When discussing your research background, it may not be necessary to include much detail, depending on the word limit of the essay. Also, when discussing your PhD research interests, most schools do not ask for a project proposal, so providing brief insight into your field of interest and briefly describing your research goals in that field is the best approach. It is normal to not know exactly what research you want to pursue at the time of applying and having an open mind is helpful in finding the right fit. It is sometimes the case that the research you propose in your application is not what you end up pursuing. This is okay; however, it is important to express what you are genuinely interested in so that the admissions committee can get to know you better.

Overall, these essays are an important part of the application since the admissions committee will be able to get a better idea of who you are and what your interests are. It is also a great opportunity to demonstrate your passion and understanding of the MD/PhD career path. Many applicants may want to focus on trying to stand out in their essays, however, if you are showcasing who you genuinely are, then you will stand out!

MD/PhD Interviews

If you have received an MD/PhD interview – well done, that is an accomplishment in itself! You are one step closer to your goal! You will notice that the MD/PhD interview session is in addition to the MD interview session. These interviews may be scheduled on the same day or on separate days. The format of the MD/PhD interview may be a series of multiple short interviews, or a panel in which you would need to present a short presentation (prepared in advance) plus a question period.

As you prepare for the interview, it is useful to think about why the program even interviews applicants. This is so that they can evaluate your communication skills, professionalism, and maturity; to hear your motivation to pursue medicine and science in your own spoken words; to hear your experiences and how it has confirmed your desire to become a clinician-scientist; to learn if you have realistic expectations of the career and the work-life balance; and to decide if you are going to be a suitable future colleague and peer that is enjoyable to work with.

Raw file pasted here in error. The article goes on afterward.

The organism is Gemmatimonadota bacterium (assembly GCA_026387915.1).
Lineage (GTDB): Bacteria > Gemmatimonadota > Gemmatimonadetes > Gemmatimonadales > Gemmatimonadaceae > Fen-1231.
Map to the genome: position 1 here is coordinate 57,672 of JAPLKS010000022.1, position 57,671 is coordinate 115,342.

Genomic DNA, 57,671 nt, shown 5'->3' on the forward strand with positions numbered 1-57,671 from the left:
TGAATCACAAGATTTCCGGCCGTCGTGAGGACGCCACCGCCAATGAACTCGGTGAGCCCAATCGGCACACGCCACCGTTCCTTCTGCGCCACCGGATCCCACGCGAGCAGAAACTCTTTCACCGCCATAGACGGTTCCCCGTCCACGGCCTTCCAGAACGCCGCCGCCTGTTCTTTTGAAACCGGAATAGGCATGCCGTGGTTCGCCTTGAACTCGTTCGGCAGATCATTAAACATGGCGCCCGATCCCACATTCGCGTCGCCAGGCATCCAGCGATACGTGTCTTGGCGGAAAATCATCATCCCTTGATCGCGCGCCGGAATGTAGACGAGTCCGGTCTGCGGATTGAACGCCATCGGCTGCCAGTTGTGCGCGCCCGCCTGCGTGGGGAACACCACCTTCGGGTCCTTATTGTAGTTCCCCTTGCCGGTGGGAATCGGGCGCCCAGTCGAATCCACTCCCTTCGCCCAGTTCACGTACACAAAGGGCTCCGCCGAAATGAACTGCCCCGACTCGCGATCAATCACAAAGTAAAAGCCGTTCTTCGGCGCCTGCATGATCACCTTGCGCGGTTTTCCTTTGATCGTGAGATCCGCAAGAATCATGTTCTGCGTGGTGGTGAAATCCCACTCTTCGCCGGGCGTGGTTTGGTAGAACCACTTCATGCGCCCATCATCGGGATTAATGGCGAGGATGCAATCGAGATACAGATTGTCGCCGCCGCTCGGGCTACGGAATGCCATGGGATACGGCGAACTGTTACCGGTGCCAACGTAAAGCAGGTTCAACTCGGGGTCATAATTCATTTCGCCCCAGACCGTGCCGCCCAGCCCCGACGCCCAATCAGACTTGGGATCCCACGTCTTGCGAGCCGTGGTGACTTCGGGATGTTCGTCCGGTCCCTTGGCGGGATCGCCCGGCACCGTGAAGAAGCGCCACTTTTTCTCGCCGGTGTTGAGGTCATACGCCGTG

The tips for your MD interview will also apply to your MD/PhD interview, but there are a number of ways in which the MD/PhD interview process is different. For instance, be prepared to speak about your research at different levels, for example, prepare an “elevator speech” (90-second duration) to describe your research to a non-expert audience. It would help if you also were comfortable to discuss your research with an expert in the field. Additionally, as previously mentioned, you should perform thorough research on the career to understand the profession and the expectations from it. Also, it is ideal to have some knowledge of the specific MD/PhD program you are applying to (how the program is structured, what resources are available, etc.) and how you envision yourself succeeding in it.

In terms of the PhD research you want to pursue, it would be helpful to identify a few Principal Investigators you would like to work with. More thought into the research field and questions you want to pursue can positively demonstrate your passion and critical thinking.

On a more general note, it is important when preparing for your interviews to start early and practice often! Practicing with as many people as possible can help you recognize different perspectives and provide you with more comprehensive feedback. Try to practice as many questions as you can but know that you will not be able to practice for every possible question, so becoming comfortable with spontaneity is imperative. Lastly, remember to be genuine with your responses and be confident – this is the final stage to showcase yourself as an ideal MD/PhD candidate!

What comes next?